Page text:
In the months following the Joint U.S, French, and British attack against the Assad regime’s chemical weapons facilities it has become clear that Syrian air defenses failed to meaningfully degrade the limited strike.
Assad was either incapable or unwilling to engage coalition with his air defense systems. He sent his fighter aircraft away from Syria before the strike and his missiles engaged only after weapons fired from coalition aircraft had impacted their targets. The missiles were not guided as Coalition forces did not detect any lock-on, reporting that 40 Syrian missiles were “fired at nothing” following the airstrikes.
Russia has continued to claim without evidence that 71 missiles were intercepted by Syrian Air Defense while the Pentagon holds that no missiles or aircraft were engaged successfully.
Russian media went on the claim the Pantsir S1 showed “almost 100 % effectiveness” yet goes on to claim that the sites struck were not protected by air defenses.
Here you can see satellite photographs of two of the target zones hit by the strike. In these photos, one can clearly see the effect of multiple impacts on several different buildings. Some buildings are no longer standing and others are hollowed out.
In this video of the strike (shot in Damascus), it’s clear that Syrian Air Defense did not effectively respond to the salvo of cruise missiles. At time mark 1:10 you can see several dozen cruise missile hit their targets in a very short period of time.
The intercept ratios the Russians are putting out also casts doubt on the veracity of their claims. Russian state news agency Tass claimed that the Syrians managed to down 71 missiles using a combination of 112 mismatched interceptors ranging from the 1960s vintage S-125 to the Strela-10 (a Stinger equivalent, sometimes mounted in pods on armored vehicles).
The success of either of these systems is unlikely because their age, design intent and the conditions they were operating in. The S-125 and S-200 for example were are not designed to hit low flying targets like cruise missiles and Strela is more suited to slow-moving targets like helicopters.
The ratio of hits is also unusually high( like Putin’s numbers during the last election). Western nations often fire at two to four interceptors to ensure target destruction, Syria is claiming that it’s dated air defense systems managed to achieve an 80% hit ratio firing less than two interceptors per missile, at midnight using air defense systems from the 1960s.
No video evidence of interceptions or crashed American missiles has surfaced either. The only videos we have are of dozens of allied missiles impacting Damascus.
Pictorial evidence also points to a complete failure of Syrian Air Defense. One photo seems to show interceptors being fired at a 45-degree angle and continuing skyward. While this would match an intercept trajectory for a bomber or fighter flying at high altitude, it doesn’t add up when you are trying to intercept a cruise missile designed to hug the ground.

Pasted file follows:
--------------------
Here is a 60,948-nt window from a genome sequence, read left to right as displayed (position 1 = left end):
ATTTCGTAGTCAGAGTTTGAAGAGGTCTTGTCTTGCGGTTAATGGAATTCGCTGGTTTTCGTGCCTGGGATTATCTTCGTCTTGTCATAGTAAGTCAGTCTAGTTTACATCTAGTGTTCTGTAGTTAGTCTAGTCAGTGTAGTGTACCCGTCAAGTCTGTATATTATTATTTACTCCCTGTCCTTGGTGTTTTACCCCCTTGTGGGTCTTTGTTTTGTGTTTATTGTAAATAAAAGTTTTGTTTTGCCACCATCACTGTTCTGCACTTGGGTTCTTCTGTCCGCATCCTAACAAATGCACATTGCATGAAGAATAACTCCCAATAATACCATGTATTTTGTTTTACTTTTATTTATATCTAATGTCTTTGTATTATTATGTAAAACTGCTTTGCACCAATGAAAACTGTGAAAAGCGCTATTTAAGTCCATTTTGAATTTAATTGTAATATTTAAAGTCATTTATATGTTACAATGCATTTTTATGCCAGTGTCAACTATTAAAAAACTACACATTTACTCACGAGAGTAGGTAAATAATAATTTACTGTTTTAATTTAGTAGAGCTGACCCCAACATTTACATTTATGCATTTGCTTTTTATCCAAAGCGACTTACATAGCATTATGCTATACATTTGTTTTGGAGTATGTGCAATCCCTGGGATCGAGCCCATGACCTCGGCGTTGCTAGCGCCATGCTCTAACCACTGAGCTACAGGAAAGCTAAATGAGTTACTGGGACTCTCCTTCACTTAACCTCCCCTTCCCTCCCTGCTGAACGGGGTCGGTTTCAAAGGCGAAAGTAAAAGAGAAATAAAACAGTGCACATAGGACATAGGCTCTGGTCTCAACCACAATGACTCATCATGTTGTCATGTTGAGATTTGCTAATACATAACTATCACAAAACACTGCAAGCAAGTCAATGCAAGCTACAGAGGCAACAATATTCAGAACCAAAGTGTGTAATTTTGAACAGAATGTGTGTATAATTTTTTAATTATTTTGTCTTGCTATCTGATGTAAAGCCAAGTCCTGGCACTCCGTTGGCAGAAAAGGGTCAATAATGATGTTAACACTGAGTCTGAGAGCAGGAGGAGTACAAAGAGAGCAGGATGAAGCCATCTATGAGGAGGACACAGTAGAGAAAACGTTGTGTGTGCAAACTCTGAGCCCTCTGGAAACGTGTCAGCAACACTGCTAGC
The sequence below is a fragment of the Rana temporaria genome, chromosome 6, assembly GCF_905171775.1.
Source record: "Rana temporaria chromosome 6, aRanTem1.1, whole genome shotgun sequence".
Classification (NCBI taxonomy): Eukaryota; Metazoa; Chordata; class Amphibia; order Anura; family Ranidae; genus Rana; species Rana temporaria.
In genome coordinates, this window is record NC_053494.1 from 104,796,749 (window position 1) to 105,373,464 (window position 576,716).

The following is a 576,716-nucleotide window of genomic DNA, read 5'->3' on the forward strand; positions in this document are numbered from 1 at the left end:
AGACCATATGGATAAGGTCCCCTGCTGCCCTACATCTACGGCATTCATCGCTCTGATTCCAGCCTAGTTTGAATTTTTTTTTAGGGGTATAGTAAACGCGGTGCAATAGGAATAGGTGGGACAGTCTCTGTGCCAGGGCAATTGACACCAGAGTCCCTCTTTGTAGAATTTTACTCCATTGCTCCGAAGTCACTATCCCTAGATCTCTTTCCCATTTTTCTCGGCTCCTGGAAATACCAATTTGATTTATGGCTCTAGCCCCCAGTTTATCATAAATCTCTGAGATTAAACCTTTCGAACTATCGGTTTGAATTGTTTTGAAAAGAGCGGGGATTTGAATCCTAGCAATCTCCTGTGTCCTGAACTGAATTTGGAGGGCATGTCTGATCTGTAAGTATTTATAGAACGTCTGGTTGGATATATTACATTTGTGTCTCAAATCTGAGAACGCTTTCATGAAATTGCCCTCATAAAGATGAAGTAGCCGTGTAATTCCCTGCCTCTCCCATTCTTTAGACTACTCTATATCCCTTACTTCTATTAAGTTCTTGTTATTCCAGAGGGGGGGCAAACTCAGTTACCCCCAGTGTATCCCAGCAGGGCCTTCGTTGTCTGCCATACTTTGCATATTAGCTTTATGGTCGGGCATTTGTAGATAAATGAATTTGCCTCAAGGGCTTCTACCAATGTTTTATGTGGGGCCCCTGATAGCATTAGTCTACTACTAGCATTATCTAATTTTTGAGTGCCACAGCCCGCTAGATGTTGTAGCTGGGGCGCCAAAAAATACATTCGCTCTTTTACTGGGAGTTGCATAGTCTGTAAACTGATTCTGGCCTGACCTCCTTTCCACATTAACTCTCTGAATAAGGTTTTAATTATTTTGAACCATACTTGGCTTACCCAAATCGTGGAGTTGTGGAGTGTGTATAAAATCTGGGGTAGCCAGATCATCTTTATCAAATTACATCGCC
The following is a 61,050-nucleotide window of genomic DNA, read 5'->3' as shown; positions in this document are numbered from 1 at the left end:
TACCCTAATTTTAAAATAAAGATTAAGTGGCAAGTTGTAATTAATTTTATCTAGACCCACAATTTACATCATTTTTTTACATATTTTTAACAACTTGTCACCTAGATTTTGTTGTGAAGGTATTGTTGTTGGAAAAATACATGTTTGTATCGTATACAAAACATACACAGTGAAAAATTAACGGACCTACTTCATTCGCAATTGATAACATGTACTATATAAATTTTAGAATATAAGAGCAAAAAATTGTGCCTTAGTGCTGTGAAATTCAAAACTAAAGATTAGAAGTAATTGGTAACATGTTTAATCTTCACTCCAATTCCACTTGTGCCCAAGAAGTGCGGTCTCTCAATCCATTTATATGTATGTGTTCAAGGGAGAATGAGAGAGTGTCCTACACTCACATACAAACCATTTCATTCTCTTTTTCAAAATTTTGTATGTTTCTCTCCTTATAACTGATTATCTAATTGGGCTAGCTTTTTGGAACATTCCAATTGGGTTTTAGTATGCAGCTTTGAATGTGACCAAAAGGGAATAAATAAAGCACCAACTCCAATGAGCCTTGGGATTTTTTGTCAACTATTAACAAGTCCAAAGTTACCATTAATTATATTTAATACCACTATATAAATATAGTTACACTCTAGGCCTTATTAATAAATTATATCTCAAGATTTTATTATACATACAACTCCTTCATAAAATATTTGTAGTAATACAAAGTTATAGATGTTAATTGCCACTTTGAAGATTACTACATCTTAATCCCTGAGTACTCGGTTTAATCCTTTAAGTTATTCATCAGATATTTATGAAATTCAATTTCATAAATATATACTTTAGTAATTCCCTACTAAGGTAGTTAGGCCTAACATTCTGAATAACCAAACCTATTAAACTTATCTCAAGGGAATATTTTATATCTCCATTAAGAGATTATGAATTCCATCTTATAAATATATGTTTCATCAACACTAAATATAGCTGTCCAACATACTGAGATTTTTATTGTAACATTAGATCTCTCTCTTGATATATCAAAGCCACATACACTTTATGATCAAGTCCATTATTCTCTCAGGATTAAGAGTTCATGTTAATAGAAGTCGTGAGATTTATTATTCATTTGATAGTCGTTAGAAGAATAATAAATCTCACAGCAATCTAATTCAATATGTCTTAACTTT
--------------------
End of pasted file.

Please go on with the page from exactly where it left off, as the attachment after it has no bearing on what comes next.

Given the extensive damage, one can only conclude that even if the Syrians did manage to engage American missiles, the response was completely ineffective. All three targets were hit multiple times and many of the buildings were completely demolished. Those left standing look to be hollowed out.
The lying on the Regime is understandable. The Regime needs the propaganda to keep itself going. It has a well-known tendency to exaggerate numbers. It has claimed absurd success rates against Israeli aircraft and missiles despite having only a single confirmed kill against the IAF in the last 36 years.
Just a few weeks ago they the regime declared that it had intercepted nine Israeli missiles, only to redact the claim when it was relieved that there were no missiles and the regimes sensors had malfunctioned.
I believe Russia’s interest in perpetuating this lie is two-fold. First, Russia’s defense industry is vital for the functioning of the Russian state. They need to be able to sell weapons. The Russians then, are attempting to cover up just how badly outmatched some of their air defense systems were by legacy American, British and French aircraft using new missiles.
Second, the operational success of the American strike threatens Russia’s own conventional deterrence. Some systems like the Pantsir S1 are still in service with the Russian military, as are the Buk missile systems. The failure of these systems against a well tried, (even cliche) American mode of attack is not only embarrassing but undermines their conventional deterrence vis-a-vis NATO, which would be able to generate much more firepower in a war against Russia.
Add insult to injury, the Pentagon has claimed no stealth aircraft took part in the business end of the strike and that EA-6B Growlers provided electronic warfare support. B-1B Lancers, and French Typhoons, and British GR4 Tornados delivered all airborne munitions with F-22s sitting back to protect troops against possible retaliation.
When you add it all up it paints a dire picture for Russian air defense. Not even their propagandists have claimed that any of their legacy systems actually engaged an allied aircraft. With strike ranges on the order of 370 km for the JASSM and 1600 km for the TLAM. Allied aircraft and ships would be outside the range of even the S-400 air defense systems and most almost all anti-ship missiles.
In a war over the inability of the Russian made air defense systems to mitigate an American missile attack, let alone engage the airplanes that launched them poses a significant problem for the Russians. Supposedly, the S-300 would do better, but there a fewer of them and the capacity of the force has limits, especially when you consider that a full-scale attack would involve several hundred missiles. The invasion of Iraq involved 802 tomahawks alone.